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Injury: The Silver Lining

First of all — if you will allow me to get all cheesy on you for a minute — I owe all of you a tremendous thank you. I know I’m the absolute worst at responding to comments these days, but please believe me when I say that it’s only because I don’t have the right words. I promise I read each and every comment (several times, actually) and your responses touched my heart more than you can know. I want to talk more about this at some point soon, but for now I will just say that writing that post was therapeutic, and it helps to know I’m not the only one who has these feelings.

In fact, there was a post expressing a very similar sentiment on A Practical Wedding yesterday (ummm…yes, I am still subscribed despite the fact that my wedding was two months ago). Worth a read for anyone who finds themselves wrestling with this issue.

Anyway….let’s move on, shall we? Today I actually want to talk about running! More specifically, I want to talk about all the positive things that come from being forced to start all over again because of injury. Yes, I’m aware that sounds crazy. But I promise — as frustrating as it can be to feel out of shape, slow, and like you’re learning how to run all over again, there are some good things too. And focusing on the good things (no matter how small) is what keeps me motivated these days.

So without further ado, let’s go over the Top 10 Best Things About Coming Back From Injury…

Top 10 Best Things About Coming Back from Injury

1.) Everything is new again.

This is sort of obvious, but still important to state. When you go 3 months without running, each time you get to run feels a little exciting. Even if it’s not the easiest or fastest or most carefree run ever, it doesn’t matter. It’s a run, and that’s good enough for now.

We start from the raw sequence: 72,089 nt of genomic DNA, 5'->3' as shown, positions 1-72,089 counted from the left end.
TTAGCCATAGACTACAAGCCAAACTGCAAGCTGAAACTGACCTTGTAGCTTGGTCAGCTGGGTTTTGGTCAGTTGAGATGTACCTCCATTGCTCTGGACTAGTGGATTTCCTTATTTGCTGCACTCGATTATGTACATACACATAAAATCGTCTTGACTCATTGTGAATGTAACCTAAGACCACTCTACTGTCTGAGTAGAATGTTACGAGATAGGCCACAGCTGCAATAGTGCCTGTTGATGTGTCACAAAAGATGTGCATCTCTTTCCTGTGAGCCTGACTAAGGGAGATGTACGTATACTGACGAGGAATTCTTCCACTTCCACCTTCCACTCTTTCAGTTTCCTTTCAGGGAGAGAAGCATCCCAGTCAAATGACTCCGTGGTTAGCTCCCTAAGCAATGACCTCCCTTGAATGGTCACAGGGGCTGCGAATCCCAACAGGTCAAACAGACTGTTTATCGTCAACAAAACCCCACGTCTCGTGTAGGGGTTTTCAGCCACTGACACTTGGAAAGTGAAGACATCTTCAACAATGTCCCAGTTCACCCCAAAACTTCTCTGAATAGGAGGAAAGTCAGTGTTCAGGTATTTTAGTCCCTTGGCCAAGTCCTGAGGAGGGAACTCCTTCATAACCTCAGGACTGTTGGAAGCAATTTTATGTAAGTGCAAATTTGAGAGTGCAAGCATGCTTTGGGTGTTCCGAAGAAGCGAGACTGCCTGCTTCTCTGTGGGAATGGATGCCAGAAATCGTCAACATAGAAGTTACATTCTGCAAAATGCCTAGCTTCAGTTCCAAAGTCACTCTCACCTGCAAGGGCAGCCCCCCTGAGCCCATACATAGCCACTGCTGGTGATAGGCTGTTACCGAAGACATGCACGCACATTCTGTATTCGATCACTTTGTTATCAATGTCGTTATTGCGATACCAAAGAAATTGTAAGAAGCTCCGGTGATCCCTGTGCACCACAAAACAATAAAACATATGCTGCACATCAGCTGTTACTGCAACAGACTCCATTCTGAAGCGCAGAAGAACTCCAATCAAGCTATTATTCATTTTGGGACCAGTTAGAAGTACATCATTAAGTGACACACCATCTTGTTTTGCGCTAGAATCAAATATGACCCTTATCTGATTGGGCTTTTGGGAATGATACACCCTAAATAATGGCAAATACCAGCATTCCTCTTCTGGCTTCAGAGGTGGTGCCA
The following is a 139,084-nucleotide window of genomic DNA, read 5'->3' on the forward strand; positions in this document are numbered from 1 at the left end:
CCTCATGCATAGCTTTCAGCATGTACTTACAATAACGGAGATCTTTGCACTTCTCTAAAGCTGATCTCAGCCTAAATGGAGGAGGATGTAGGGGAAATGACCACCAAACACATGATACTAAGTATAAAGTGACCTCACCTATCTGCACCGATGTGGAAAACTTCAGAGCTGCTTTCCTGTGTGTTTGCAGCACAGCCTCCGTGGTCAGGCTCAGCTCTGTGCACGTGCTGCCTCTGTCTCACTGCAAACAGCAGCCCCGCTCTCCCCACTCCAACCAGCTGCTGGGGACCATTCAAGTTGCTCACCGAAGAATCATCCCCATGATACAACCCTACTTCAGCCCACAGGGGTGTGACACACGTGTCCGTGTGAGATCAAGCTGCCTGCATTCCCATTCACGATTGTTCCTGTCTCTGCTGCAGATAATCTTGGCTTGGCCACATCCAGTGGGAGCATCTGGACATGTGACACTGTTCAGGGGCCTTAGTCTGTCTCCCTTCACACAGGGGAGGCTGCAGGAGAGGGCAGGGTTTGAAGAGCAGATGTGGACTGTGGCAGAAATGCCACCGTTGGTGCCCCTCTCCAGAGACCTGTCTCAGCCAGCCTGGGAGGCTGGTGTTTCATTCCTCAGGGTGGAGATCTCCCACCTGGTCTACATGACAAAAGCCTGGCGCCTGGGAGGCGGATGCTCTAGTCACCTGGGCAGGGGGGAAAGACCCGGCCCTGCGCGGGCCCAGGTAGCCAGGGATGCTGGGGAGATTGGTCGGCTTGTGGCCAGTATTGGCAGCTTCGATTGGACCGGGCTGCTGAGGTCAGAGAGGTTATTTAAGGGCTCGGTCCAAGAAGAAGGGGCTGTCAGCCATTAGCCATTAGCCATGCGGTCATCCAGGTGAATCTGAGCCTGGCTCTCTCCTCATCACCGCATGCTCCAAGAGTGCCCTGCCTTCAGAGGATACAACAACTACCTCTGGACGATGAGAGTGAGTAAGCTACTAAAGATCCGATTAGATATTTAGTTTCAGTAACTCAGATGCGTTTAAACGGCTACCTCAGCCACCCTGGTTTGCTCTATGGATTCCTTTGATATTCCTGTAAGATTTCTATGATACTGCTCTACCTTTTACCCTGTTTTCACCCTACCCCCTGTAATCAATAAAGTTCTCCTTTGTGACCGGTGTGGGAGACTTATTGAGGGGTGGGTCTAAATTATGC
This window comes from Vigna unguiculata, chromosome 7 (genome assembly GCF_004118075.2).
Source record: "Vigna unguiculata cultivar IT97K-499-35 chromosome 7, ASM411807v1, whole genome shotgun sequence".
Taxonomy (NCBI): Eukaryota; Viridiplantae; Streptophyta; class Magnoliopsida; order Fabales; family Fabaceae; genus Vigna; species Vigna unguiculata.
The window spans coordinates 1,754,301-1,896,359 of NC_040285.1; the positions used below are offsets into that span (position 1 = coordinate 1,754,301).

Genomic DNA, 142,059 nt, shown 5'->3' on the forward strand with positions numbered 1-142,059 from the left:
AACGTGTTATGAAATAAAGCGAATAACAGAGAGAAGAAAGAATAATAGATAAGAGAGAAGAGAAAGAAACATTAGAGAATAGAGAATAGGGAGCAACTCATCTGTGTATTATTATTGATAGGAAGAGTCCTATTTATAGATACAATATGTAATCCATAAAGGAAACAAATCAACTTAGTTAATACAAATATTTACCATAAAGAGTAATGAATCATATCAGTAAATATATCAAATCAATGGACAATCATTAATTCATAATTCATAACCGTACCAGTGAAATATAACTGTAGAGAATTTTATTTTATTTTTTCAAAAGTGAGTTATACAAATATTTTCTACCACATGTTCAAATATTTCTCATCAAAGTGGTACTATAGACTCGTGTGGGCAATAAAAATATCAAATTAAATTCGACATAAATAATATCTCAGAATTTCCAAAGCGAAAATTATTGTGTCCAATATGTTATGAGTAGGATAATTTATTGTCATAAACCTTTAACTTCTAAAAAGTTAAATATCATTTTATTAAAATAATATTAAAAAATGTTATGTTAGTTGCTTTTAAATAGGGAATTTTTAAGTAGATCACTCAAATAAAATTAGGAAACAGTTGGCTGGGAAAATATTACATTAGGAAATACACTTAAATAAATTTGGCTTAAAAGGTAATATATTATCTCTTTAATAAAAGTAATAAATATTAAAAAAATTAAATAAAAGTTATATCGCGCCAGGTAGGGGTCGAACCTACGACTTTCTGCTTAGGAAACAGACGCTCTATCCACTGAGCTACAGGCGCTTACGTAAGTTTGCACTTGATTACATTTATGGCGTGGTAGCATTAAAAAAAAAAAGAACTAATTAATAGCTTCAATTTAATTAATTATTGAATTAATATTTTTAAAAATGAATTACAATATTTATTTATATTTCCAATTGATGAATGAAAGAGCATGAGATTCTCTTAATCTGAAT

I think it’s pretty safe to say that all traces of burnout have officially been erased.

2.) Each run is an important milestone.

IMG 0871

The first time I averaged under 8:00/mile for a run. The first time I went over 5 miles. The first double digit run. All of these were causes for mini-celebrations. In a way, I feel like I’m training for a marathon for the very first time. While I used to think “Oh, just another 10 miles on the schedule today” now I do a victory dance when I make it 10 whole miles. Do I want to get back to the point where I’m able to just go out for an “easy 10?” Of course! But for now, I will revel in my pride for making it so incredibly far.

3.) Progress is more pronounced.

You see this with every training cycle — you start at one place, put in a lot of miles, sweat, and hard work and eventually you start feeling stronger.  But there’s a big difference between starting with a base of 25 – 35 miles per week and starting from 0. So when I find myself starting to get frustrated by where I am with running, I take a step back and remember where I started from. Looking at it that way reminds me how much I have accomplished.  I can literally feel myself get a little bit stronger every day.

4.) I’ve learned to give myself a break.

Similar to the above point, but I’m not as hard on myself as I used to be because of everything that has happened. I’ve never begun a marathon training cycle with a zero mileage base before. Which means I have a lot of catching up to do. In the past, I’ve grown frustrated when I’m not running to a certain level or improving fast enough (based on some arbitrary standard). Right now, it’s easier (and more productive!) to focus on what I can do than stress about what I can’t.

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5.) I stress less about the watch.

In the same way, I also care less about what that watch says on every single run. Yes, I would love to regain my old speed and feel competitive again. And yes, it was difficult at first to accept that my new default pace is much slower than I’m used to. But ultimately, it doesn’t matter. The priority is to get the miles in, no matter how long it takes me.

You may not realize it, but accepting this is huge. This is the same person who hated seeing any 8:xx pace on her watch so much that she would speed up at the end of the mile, just so that the lap time recorded would be a 7:xx. Crazy, and not really all that productive. As good as it feels to see fast numbers on the watch, I am clearly not at a level where I should be doing every run at a sub 8:00/mile pace. Maybe someday, but for now – I’ve learned to be okay with my pace that’s much (much) slower. And to really go easy on recovery run days.

6.) Goals are smaller and related to miles, not minutes.